"And the circumstances attending these pilgrimages were such as might have daunted the determination of the
most persevering. To reach the little inn, perched on high near the church, the lazy rumbling of slow trains
must be endured for hours, and constant changes at stations; days must be spent in the diligence, and nights in
breeding-places of fleas at country inns; and after flaying your back on the carding-combs of impossible beds,
you must rise at daybreak to start on a giddy climb, on foot or riding a mule, up zig-zag bridle-paths above
precipices; and at last, when you are there, there are no fir trees, no beeches, no pastures, no torrents;
nothing\ue001nothing but total solitude, and silence unbroken even by the cry of a bird, for at that height no bird
is to be found.
"What a scene!" thought Durtal, calling up the memories of a journey he had made with the Abb\u00e9 G\u00e9vresin
and his housekeeper, since leaving La Trappe. He remembered the horrors of a spot he had passed between
Saint Georges de Commiers and La Mure, and his alarm in the carriage as the train slowly travelled across the
abyss. Beneath was darkness increasing in spirals down to the vasty deeps; above, as far as the eye could
reach, piles of mountains invaded the sky.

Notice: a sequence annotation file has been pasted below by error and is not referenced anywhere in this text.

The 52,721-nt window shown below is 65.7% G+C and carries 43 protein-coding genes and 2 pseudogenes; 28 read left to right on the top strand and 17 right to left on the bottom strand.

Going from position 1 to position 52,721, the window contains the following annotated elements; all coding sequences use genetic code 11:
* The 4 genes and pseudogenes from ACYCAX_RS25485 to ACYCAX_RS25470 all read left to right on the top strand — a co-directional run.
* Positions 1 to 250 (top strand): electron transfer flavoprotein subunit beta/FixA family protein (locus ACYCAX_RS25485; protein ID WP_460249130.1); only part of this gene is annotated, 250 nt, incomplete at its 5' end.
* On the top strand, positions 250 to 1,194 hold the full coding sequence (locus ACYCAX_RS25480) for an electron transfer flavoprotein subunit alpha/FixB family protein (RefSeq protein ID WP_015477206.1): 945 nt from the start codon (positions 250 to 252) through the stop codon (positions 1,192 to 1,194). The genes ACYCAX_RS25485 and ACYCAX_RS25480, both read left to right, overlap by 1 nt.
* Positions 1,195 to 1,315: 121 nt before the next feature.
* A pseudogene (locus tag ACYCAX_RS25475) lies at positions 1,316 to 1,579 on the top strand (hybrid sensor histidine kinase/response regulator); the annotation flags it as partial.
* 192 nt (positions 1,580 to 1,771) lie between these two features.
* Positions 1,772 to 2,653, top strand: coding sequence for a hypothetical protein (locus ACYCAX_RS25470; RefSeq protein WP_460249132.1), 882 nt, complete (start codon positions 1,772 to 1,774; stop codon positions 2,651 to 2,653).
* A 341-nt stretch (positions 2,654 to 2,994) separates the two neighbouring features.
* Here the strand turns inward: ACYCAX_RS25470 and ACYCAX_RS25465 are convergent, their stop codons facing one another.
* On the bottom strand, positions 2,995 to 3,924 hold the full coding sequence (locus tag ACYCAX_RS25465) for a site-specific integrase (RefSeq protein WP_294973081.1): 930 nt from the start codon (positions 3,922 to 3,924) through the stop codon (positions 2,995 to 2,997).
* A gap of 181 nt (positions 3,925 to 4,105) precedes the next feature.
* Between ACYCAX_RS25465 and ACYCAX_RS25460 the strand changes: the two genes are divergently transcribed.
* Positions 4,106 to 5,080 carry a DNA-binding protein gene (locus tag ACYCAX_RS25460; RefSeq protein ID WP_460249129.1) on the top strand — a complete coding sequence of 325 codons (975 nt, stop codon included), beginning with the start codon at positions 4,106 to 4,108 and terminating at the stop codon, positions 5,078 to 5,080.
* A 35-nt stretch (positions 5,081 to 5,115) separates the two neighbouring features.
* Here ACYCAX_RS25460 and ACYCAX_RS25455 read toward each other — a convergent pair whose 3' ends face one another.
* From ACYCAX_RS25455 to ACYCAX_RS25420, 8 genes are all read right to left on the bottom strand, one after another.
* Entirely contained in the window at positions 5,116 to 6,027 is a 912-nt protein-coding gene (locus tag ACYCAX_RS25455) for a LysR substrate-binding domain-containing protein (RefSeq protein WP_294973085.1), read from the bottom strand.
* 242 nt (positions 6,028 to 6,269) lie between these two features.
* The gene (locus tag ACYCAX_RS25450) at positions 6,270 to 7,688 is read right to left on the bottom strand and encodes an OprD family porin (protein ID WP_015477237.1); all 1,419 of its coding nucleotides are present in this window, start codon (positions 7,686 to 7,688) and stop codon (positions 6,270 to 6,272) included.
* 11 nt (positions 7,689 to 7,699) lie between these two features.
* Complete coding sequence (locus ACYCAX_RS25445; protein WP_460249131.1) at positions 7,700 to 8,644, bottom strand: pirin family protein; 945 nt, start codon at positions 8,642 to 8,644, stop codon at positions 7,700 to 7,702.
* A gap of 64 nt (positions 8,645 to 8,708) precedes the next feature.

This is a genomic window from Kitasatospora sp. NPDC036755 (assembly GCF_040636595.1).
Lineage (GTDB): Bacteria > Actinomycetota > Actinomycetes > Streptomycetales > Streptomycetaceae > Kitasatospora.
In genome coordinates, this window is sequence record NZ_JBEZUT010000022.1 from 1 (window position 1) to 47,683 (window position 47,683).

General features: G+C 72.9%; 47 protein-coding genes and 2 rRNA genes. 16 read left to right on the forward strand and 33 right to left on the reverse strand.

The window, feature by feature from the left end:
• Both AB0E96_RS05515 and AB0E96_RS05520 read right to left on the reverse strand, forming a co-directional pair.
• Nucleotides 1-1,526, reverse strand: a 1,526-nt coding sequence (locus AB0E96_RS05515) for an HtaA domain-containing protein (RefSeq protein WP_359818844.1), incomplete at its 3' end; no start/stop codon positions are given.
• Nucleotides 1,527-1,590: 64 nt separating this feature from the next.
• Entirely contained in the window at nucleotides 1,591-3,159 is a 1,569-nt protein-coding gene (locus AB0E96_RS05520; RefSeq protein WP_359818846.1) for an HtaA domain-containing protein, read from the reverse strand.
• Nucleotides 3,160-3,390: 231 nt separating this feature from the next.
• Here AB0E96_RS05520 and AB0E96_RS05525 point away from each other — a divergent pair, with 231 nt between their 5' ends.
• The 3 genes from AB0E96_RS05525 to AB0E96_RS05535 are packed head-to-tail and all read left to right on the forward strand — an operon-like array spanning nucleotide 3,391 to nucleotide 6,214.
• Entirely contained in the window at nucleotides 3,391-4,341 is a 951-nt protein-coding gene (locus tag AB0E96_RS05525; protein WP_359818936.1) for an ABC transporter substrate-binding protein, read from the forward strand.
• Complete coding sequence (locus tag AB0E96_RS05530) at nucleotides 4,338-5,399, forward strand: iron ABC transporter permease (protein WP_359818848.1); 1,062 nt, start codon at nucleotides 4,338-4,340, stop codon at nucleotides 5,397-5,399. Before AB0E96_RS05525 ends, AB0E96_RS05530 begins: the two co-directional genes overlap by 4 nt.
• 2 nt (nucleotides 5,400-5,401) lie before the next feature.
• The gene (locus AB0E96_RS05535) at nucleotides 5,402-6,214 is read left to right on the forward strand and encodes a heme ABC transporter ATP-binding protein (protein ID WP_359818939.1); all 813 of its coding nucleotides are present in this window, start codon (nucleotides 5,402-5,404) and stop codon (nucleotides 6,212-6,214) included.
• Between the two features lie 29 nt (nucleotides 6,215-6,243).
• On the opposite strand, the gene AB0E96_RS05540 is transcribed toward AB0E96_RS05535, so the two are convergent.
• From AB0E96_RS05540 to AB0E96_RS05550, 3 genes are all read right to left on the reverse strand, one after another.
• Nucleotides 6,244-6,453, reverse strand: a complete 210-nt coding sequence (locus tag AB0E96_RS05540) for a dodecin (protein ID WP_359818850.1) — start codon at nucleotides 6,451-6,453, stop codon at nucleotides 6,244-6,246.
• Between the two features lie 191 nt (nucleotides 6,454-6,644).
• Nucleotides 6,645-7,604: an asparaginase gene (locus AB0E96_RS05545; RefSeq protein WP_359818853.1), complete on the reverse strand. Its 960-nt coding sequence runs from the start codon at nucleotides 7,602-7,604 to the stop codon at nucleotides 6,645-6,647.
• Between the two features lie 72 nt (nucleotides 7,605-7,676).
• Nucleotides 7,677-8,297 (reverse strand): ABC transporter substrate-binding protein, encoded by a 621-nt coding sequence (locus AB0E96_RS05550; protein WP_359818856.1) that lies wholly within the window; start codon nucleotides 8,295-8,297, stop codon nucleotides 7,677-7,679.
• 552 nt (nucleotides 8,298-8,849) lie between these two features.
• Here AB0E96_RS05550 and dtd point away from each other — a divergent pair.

The train toiled up, snorting and turning round and round like a top; then, going into a tunnel, was swallowed
by the earth; it seemed to be pushing the light of day away in front, till it suddenly came out into a clearing
full of sunshine; presently, as if it were retracing its road, it rushed into another burrow, and emerged with the
strident yell of a steam whistle and deafening clatter of wheels, to fly up the winding ribbon of road cut in the
For now and again the reptile flung itself up on points of stone that rent it as it passed; the waters changed as though poisoned by these fangs; they lost their steely hue, and whitened with foam like a bran bath; then the Drac hurried on faster, faster, flinging itself into the shadowy gorge; lingered again on gravelly reaches, wallowing in the sun; presently it gathered up its scattered rivulets and went on its way, scaly with scum like the iridescent dross on boiling lead, till, far away, the rippling rings spread and vanished, skinned and leaving behind them on the banks a white granulated cuticle of pebbles, a hide of dry sand.
Durtal, as he leaned out of the carriage window, looked straight down into the gulf; on this narrow way with
only one line of rails, the train on one side was close to the towering hewn rock, and on the other was the void.
Great God! if it should run off the rails! "What a hash!" thought he.
And what was not less overwhelming than the appalling depth of the abyss was, as he looked up, the sight of the furious, frenzied assault of the peaks. Thus, in that carriage, he was literally between the earth and sky, and the ground over which it was moving was invisible, being covered for its whole width by the body of the train.
On they went, suspended in mid-air at a giddy height, along interminable balconies without parapets; and
below, the cliffs dropped avalanche-like, fell straight, bare, without a patch of vegetation or a tree. In places
they looked as if they had been split down by the blows of an axe\ue002huge growths of petrified wood; in others
they seemed sawn through shaley layers of slate.